• Hi, I agree with the replies so far. Travelling by plane is very easy, just ask for wheelchair assistance, it's great, you miss all the queues. We travel from the UK to South Africa regularly and have found everyone to be extremely helpful, nothing as been to much trouble. The air hostesses have always helped my husband get to the loo, so I can get a bit of rest. When there, we go away on road trips, which, while tiring for me, again makes life very easy. S just sits and watches the world goes past and for a few precious hours, I don't worry about him falling, which I can tell you is bliss!!!

    I haven't been to France since S has had PSP, but I would have thought it will be easy to travel around. They are in the EU after all and have to abide by their disabled laws. There are always plenty of places to stop for toilet breaks, much better than anywhere else in the world! Tell them to just go for it, it's no harder than staying at home, you just have to be a bit more organised. They say "a change is as good as a rest", I certainly find that true.

    Happy travelling.


  • It all depends how disabled your dad is and whether / or not your mum can physically cope with it. Also it depends weather / or not you mum can drive a car. And finally it is all about money. In our case I am the carer and my wife is the patient and I can easily physically deal with the situation. My wife can still support herself, but cannot walk unassisted and for any walk we need to use the wheelchair.

    We have just booked a two week's holiday in France in Villecroze / Var which is very close to Tour Tour. We have been in that area many times and we love it. As of the beginning of May temperatures can be as high as 30 degree Celsius and normally good weather is assured in that area of France. We booked for two weeks from 17th May, which is still pre season. We have a cottage with swimming pool outside the village in a quiet position and surrounded by a big enclosed garden. We found this at cheznous.com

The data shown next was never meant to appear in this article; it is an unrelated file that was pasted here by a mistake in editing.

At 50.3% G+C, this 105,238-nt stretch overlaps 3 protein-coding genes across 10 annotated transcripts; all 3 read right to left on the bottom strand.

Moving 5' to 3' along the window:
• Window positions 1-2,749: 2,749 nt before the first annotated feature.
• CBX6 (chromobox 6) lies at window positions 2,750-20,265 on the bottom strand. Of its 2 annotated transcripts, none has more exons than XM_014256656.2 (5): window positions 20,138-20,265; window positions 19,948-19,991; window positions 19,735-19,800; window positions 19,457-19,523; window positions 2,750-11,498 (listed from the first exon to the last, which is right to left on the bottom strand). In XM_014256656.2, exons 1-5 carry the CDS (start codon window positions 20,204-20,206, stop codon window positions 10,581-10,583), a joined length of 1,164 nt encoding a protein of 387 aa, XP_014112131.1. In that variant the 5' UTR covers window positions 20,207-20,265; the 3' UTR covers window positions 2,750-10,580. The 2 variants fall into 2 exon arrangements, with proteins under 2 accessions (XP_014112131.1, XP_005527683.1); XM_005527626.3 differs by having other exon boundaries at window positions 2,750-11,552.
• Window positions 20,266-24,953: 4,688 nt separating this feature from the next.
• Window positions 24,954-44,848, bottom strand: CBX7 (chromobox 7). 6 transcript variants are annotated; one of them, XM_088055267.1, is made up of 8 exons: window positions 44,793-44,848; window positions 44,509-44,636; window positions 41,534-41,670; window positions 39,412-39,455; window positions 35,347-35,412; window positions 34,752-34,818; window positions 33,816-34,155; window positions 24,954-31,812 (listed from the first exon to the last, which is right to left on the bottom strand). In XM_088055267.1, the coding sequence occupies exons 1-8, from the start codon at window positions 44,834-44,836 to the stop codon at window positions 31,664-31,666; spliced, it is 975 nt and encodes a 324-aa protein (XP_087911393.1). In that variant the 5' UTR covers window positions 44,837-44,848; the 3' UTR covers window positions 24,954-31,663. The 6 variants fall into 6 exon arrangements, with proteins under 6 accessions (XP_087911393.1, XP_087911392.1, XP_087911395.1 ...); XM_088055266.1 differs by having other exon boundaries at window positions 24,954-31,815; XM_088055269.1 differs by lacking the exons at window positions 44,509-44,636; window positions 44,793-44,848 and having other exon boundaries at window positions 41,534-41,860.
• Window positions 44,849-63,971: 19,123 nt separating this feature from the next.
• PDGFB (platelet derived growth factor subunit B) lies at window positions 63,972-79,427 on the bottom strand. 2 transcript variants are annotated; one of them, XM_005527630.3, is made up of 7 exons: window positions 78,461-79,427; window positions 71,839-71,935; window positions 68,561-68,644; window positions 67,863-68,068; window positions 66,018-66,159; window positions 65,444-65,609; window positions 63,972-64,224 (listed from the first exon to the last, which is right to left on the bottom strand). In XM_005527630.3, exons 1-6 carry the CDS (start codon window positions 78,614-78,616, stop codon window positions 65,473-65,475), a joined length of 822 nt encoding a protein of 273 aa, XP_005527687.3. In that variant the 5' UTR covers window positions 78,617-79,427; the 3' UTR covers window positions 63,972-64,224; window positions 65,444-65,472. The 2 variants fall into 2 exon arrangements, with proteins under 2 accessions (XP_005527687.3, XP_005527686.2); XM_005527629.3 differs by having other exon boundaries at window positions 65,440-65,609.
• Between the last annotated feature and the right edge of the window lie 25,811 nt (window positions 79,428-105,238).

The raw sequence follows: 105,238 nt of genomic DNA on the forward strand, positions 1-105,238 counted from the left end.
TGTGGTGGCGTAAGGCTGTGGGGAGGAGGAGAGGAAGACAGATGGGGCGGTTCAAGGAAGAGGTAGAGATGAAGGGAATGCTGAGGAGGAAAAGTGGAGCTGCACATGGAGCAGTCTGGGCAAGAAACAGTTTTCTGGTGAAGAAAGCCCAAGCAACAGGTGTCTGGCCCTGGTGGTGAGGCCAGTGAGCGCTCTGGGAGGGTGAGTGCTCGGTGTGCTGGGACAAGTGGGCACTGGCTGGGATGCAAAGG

We pay € 840 for the two weeks.

    We drive there from the UK, as we have always done with a stopover on our outward journey and our return journey. Again not difficult to find suitable accommodation. We prefer to find a Logis de France hotel who always have wonderful food.

    If you cannot or do not want to drive all that way, then another option is to fly to Nice with Ryanair e.g. and rent a car. From there it is not to far to whatever your final destination is.

    In the VAR there are many excursions one can make, but as I said before it all depends a bit on the physicality and ability to deal with the physical aspects.

    I want my wife still to enjoy as much as possible the time she has and no effort is too much for me. And although she cannot do any more the walks we used to do, to see the area, or to just enjoy a day at the pool in the sun and read a book is all we need for her to enjoy such a holiday

  • Hi Gwend. We have been taking as many holidays as we could before my wife's situation makes it too difficult. Like others we have found flying to be very easy provided that you ask for disabled help when booking. They can lift you to the doors if necessary. We have cruised a lot, the larger cruise lines have the best disabled facilities and there are always willing staff on hand. Try a short cruise first. Disabled Holiday Directory in UK can arrange holidays for you.


  • Try Google. Something like "handicap travel" or "handicap tours" or "Handicap assisted tours". I looked into this for Ireland and was amazed at the possibilities.


  • thank you all for your kind words - yes there seem to be possibilities out there so I will definitely look at this closer